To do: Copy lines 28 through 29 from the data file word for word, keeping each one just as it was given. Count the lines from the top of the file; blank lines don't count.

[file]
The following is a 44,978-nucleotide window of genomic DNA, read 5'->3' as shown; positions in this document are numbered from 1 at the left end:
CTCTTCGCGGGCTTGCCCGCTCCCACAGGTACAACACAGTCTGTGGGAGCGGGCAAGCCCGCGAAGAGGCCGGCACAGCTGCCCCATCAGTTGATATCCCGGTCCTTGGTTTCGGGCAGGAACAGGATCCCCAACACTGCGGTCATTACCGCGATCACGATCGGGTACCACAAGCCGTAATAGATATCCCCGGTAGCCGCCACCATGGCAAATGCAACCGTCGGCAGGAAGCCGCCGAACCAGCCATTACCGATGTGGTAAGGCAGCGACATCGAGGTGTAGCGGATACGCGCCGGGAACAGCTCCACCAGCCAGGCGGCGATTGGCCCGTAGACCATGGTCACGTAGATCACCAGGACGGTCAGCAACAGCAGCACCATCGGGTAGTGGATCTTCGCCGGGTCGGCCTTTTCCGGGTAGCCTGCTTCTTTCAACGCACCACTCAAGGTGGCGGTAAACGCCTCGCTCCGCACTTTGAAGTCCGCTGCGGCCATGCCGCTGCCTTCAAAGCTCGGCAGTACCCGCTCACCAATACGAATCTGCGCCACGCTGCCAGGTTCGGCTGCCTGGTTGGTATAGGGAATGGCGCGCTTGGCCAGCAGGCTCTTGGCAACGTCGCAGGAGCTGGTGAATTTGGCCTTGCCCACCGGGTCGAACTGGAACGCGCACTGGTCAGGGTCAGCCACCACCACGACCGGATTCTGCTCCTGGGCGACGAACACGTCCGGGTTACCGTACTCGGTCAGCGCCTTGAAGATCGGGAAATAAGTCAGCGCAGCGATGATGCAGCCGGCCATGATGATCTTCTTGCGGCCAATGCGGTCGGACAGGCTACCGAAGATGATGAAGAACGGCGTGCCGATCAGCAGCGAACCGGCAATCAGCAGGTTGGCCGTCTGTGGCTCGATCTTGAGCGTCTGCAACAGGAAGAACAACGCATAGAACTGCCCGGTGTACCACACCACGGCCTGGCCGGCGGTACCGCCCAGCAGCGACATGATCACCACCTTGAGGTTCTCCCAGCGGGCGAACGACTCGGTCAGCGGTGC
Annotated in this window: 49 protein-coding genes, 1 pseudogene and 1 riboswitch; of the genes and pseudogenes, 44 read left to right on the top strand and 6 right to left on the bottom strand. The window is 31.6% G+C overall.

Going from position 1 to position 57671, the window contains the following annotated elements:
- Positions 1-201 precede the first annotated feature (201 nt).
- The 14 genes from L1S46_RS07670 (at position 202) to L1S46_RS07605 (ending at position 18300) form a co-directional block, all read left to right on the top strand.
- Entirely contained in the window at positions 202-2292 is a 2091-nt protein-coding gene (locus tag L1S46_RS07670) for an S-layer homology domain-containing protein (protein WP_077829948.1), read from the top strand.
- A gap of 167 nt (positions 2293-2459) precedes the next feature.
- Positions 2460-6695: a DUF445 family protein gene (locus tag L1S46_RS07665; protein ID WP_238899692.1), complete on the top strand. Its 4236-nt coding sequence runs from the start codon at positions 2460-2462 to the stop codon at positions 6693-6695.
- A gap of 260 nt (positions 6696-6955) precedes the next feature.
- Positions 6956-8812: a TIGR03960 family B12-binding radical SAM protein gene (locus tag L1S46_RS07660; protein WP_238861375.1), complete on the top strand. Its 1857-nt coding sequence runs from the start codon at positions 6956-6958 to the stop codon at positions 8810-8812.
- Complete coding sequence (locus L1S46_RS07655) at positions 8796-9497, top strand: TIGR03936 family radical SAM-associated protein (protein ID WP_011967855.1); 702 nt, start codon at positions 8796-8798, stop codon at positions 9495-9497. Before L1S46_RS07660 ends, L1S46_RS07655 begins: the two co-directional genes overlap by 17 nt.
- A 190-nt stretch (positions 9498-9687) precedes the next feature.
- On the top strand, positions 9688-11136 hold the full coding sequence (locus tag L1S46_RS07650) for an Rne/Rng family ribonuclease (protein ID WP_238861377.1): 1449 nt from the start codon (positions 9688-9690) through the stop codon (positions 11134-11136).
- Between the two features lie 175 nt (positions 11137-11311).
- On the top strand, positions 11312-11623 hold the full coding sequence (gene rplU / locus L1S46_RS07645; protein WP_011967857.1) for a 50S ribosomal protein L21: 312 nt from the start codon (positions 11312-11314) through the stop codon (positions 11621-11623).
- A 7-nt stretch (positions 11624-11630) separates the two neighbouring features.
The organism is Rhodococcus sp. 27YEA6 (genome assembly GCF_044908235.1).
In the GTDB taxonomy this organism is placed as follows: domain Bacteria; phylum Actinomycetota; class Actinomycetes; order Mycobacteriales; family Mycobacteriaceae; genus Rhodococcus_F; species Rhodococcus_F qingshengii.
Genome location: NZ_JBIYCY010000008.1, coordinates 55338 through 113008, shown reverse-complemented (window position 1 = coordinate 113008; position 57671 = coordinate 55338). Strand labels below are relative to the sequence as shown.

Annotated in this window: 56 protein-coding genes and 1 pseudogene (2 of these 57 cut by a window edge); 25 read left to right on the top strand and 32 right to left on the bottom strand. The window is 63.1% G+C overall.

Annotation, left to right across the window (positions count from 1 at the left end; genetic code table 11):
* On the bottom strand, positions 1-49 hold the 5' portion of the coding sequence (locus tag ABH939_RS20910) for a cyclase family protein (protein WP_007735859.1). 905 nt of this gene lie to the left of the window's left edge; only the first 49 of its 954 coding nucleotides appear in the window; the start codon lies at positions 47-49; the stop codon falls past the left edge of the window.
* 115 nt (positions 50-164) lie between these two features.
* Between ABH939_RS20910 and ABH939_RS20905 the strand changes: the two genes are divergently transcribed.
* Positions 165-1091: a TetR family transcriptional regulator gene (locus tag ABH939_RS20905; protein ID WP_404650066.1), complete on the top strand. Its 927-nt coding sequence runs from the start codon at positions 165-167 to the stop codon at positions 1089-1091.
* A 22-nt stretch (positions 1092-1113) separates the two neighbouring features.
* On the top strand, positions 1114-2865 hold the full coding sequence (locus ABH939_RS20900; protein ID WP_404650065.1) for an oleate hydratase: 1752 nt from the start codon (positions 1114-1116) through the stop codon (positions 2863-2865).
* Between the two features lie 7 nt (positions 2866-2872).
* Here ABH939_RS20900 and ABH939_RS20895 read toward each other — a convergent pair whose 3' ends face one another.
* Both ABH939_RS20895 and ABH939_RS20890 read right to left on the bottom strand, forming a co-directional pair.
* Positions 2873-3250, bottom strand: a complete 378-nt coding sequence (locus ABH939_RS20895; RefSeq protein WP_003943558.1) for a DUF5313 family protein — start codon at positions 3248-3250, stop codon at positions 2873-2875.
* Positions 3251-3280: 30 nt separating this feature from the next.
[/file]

* On the top strand, positions 1114-2865 hold the full coding sequence (locus ABH939_RS20900; protein ID WP_404650065.1) for an oleate hydratase: 1752 nt from the start codon (positions 1114-1116) through the stop codon (positions 2863-2865).
* Between the two features lie 7 nt (positions 2866-2872).